I started writing this blog post on my way home from a conference on urban economics in Atlanta. The conference gave me the time to catch up with people who were in my job market cohort (most of whom ended up in academia). Seeing these people again got me thinking—what has it meant to be a young professional at the World Bank?Many apply for the Young Professionals Program. A few make it to the interview, and fewer still make it all the way. By the time you’re hired you think you're special, because you managed to do what others couldn't. You'd be wrong.
Young professionals are special, but it is not really our abilities that set us apart, it’s the opportunities we’re offered. We're encouraged and motivated to work outside our comfort zone. For instance, those with academic accomplishments are usually shipped off to work in operations. Your research shows that economic clusters lead to productivity gains? Why don’t you work with a team helping a sub-Saharan African country design industrial zones. You come with private-sector consulting experience? Perhaps you should work on setting up a platform to collate and compile knowledge for the institution.
Although the program starts with a 10-day induction on what to expect, in most cases, you are thrown into the deep end and you had better start swimming fast. Being immersed quickly is a sure-fire way to get a speedy education in 'how' development works. In my first 18 months at the institution, I’ve oscillated between exhilaration and exhaustion. Exhaustion – because it seems like a waste to not get involved in a medley of diverse and interesting projects (and before you know it, time with significant others and close friends is relegated to weekends, or in-between missions). And exhilaration - when you manage to figure it out how to help those who need it the most.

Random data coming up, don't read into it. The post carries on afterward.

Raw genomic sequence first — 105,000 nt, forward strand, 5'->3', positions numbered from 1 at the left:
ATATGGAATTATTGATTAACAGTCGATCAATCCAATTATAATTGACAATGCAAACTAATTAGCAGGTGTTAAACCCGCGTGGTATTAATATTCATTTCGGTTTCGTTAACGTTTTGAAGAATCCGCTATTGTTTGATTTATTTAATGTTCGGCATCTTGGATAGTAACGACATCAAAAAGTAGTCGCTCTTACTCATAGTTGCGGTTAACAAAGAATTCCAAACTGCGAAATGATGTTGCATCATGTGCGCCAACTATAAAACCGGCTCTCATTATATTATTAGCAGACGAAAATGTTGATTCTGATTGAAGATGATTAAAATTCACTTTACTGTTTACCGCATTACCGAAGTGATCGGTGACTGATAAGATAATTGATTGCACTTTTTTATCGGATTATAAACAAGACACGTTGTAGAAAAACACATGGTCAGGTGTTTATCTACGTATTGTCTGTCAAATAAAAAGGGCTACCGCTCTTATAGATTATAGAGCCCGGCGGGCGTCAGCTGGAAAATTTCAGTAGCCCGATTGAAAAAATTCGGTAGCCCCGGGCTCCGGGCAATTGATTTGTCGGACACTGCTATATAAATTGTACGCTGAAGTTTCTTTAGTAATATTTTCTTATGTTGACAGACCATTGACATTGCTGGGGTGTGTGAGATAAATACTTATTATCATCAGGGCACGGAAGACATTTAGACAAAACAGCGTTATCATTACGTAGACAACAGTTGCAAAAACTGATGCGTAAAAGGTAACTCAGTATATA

It helps that YPs are recruited as a group. It’s a little family within the Bank’s extended family. Everyone’s new and equally clueless. It helps that we come from diverse backgrounds and end up working on various projects. We exchange information – on places, programs, and people. It doesn’t hurt to have the chance to speak to others who have done this before us. And it’s reassuring that in a year’s time another group will join, and they’ll need just as much hand-holding.
In a few weeks, my cohort will graduate from the program. We’ll join the ranks of the many alumni, still within the institution. Wonderful things are expected of us. If you manage to keep your head above water, and keep up with everyone else in the institution, consider yourself a resounding success.
The World Bank cancelled the 2014 young professionals selection process. No doubt this was disappointing for this year’s applicants (although those who were shortlisted were included automatically within the 2015 shortlist), and perhaps led others to re-think their decision to apply. Being part of the program is an opportunity like no other and I continue to encourage applications for the next cohorts- to-be of young-professionals.